Other formats

    TEI XML file   ePub eBook file  


    mail icontwitter iconBlogspot iconrss icon

Official War History of the Wellington Mounted Rifles Regiment 1914-1919

The Katia Fight

The Katia Fight

At noon the mounted troops were concentrated in the vicinity of Katia, where at a conference of brigadiers it was decided to attack—at 2.30 p.m.—the enemy line extending from Bir El Hamisah on our right, through Katia and Er Rabah to Abu Hamra, the respective objectives of the Mounted Brigades to be as follows:—The 5th (Yeomanry) Brigade on the left of Er Rabah, the 2nd A.L.H. Brigade (including the W.M.R.), 1st A.L.H. Brigade, and N.Z. Brigade direct on Katia, and the 3rd Brigade on their right on Hamisah. At the same time the 52nd Infantry Division was to advance against Abu Hamra on the left of the mounted troops.

Meanwhile the Turks continued with feverish haste to improve their defences, their trenches—invisible to us—being sited with great skill and nests of machine guns being placed to give a clear field of fire to cover the flat ground in front. Their guns maintained a vigorous bombardment, and when the advance commenced stout opposition was encountered. The Yeomanry were late in arriving and the 3rd Brigade was some distance away on the right, but the three centre brigades advanced, mounted, till the artillery and machine-gun fire became too intense and the ground too swampy, whereupon the men dismounted to attack on foot.

The 2nd Brigade pressed forward with the W.M.R. on the left of the line, and the 6th A.L.H. Regiment on their right, the advance being continued under heavy fire till they took up a line five hundred yards from Katia, when they engaged in a fire fight with the enemy, the 7th A.L.H. Regiment being in support. Simultaneously the 1st A.L.H. Brigade and the N.Z. Brigade had advanced on the right of the 2nd Brigade to the fringe of a palm grove six hundred yards from the enemy, where they were held up The Turks were obviously in considerable strength, and, taking advantage of the splendid cover afforded, they maintained a murderous machine-gun and rifle fire across the flat ground in front, whilst their batteries bombarded persistently the led horses in the rear. Meanwhile the Yeomanry Brigade had arrived on the left of the Wellington Regiment, and page 101the whole line continued a vigorous fire from machine guns, Lewis guns, and rifles, and a constant pressure was brought to bear on the enemy. In this connection Lieutenant A. Herrick, of the W.M.R., and his Lewis gun crew were most active, having advanced to a position on the left front of our line, close to the enemy. The volume of fire increased, and in the midst of a hail of bullets flying from both sides across "No Man's Land" a particularly gallant act was performed by Captain Wood, Medical Officer of the W.M.R., and his assistant, Sergeant Moseley. A Lewis gunner of the W.M.R. had been seriously wounded in close proximity to the Turkish line, and the doctor and Moseley galloped forward to render medical aid. These gallant fellows performed their noble work under the most trying circumstances, but they were so severely wounded in doing so that both died a few days later.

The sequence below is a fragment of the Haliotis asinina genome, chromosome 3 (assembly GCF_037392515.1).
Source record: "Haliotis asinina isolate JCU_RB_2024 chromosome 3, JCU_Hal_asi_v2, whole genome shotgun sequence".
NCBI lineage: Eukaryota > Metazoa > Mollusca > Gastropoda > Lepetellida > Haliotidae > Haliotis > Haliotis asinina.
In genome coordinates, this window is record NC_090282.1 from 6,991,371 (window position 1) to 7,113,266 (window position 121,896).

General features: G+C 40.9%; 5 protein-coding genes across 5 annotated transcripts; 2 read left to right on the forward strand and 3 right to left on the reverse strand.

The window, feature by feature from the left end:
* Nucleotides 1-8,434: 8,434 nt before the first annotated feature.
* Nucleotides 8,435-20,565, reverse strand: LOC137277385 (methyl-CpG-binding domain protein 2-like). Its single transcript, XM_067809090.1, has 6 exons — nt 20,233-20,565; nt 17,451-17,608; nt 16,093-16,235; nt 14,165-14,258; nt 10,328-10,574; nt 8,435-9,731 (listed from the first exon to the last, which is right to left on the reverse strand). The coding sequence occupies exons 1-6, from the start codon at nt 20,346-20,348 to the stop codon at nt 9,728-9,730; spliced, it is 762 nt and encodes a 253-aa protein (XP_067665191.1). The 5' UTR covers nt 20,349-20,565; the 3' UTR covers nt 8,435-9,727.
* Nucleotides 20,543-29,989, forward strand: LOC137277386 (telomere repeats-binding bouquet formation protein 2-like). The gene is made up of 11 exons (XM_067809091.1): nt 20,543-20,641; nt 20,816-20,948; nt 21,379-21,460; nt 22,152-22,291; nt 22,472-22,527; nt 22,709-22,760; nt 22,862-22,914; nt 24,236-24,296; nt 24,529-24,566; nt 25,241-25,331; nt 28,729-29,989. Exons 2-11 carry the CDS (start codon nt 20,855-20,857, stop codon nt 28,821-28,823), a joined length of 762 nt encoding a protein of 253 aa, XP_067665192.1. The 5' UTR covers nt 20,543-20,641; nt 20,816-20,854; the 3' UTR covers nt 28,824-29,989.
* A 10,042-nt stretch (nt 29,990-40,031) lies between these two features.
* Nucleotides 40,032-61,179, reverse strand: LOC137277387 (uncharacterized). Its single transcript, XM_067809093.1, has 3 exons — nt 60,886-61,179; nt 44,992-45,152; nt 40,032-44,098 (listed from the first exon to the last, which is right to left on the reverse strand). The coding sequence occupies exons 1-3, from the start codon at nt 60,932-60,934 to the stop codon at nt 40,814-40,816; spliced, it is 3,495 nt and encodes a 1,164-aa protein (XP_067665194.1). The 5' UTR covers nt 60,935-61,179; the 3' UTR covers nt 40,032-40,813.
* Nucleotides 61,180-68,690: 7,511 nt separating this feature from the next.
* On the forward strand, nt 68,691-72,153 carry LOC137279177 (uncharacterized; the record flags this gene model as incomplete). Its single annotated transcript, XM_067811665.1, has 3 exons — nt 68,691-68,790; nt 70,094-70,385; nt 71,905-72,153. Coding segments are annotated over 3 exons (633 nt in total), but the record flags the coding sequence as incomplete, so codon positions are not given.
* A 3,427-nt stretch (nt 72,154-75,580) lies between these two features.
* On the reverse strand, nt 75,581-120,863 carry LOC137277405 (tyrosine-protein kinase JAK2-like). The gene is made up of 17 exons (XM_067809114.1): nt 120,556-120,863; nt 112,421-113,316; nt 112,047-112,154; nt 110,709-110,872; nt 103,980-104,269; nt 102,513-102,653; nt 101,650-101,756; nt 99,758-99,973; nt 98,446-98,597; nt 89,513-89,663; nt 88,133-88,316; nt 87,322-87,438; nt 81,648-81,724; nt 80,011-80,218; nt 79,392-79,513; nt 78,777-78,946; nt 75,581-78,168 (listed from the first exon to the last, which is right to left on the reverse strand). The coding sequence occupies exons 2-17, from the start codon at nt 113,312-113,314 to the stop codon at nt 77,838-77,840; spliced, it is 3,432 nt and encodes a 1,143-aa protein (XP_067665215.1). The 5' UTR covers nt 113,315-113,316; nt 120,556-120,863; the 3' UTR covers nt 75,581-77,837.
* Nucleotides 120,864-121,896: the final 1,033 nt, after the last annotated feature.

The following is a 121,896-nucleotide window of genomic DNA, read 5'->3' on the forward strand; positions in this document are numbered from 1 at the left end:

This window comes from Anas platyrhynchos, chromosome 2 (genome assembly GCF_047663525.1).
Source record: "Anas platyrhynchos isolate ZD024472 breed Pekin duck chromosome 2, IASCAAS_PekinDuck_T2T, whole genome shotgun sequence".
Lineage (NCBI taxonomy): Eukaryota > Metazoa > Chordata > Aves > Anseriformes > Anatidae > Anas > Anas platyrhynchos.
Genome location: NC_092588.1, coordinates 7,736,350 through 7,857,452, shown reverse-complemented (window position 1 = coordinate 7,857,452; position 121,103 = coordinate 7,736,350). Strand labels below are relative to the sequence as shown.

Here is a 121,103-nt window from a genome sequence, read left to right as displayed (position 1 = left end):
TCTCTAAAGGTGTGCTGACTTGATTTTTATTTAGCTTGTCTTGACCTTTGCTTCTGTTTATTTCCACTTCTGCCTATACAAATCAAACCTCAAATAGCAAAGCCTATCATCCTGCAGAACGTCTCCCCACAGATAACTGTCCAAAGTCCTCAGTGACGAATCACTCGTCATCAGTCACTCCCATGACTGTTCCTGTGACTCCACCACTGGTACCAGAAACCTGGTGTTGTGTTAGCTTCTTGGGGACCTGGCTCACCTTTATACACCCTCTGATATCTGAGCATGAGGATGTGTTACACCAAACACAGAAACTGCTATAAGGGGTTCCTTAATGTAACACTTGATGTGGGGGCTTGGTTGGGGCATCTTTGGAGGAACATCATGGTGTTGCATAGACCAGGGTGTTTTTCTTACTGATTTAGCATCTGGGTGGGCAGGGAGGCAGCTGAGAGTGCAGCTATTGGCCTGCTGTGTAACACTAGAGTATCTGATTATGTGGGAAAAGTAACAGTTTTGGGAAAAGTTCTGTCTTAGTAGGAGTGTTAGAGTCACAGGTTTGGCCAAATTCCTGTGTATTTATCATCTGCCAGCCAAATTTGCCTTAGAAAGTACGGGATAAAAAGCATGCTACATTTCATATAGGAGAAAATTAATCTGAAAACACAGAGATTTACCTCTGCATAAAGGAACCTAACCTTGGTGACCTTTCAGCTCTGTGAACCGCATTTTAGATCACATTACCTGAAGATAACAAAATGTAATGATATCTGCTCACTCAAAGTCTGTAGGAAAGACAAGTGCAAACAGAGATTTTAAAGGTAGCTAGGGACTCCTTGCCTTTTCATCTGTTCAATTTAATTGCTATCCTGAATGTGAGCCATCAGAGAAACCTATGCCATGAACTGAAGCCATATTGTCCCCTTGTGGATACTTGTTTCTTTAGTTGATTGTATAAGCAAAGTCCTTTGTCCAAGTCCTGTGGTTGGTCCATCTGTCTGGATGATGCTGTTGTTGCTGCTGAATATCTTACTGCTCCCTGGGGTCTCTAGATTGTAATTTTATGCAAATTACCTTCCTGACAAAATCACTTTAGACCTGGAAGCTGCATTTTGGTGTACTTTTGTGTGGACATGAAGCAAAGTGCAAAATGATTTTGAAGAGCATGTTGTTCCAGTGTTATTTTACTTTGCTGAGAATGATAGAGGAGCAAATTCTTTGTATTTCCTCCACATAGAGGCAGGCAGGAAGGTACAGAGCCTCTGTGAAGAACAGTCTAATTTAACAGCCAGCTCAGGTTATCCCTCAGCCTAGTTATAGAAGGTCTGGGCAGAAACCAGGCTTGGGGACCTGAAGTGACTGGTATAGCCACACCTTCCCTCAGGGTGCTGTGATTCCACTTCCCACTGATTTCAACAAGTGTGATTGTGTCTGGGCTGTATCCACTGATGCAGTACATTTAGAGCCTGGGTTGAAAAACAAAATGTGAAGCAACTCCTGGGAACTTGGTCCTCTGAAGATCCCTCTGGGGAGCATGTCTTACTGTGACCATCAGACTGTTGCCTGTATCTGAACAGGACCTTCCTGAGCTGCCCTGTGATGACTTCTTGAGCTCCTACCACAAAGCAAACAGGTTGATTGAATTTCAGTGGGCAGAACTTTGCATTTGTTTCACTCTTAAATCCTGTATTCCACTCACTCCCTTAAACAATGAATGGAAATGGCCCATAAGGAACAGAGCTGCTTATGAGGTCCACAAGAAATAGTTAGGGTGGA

Whilst efforts were being made to extricate the wounded from the forward position referred to, the troops on the left of the W.M.R. line gave ground, and it became necessary for Major Spragg to bend the left of his line back to meet the Turks, who thrust forward across the vacated ground to take advantage of the exposed flank of the W.M.R. and to enfilade our line. The enemy were in considerable strength at this point, but the fire from our men broke the attack, and the Turks were driven back. Major Spragg's activities along the firing line of the W.M.R. at this stage, and his disregard of the heavy fire which was brought to bear on it, were most favourably commented on by the Australian officers with whom he co-operated.

Meanwhile the 3rd Brigade had been held up at Hamisah on the extreme right and had failed to work round the enemy's flank there. It therefore became evident towards evening that no further advance could be made. The horses were sorely in need of water, and when the evacuation of the wounded had been completed the engagement was broken off, the troops returning to camp. The W.M.R.'s casualties—one officer and nine other ranks wounded—were light when it is taken into account that the Regiment had been fighting all day from four o'clock in the morning, when it stormed Wellington Ridge, and that it had captured about 1000 prisoners.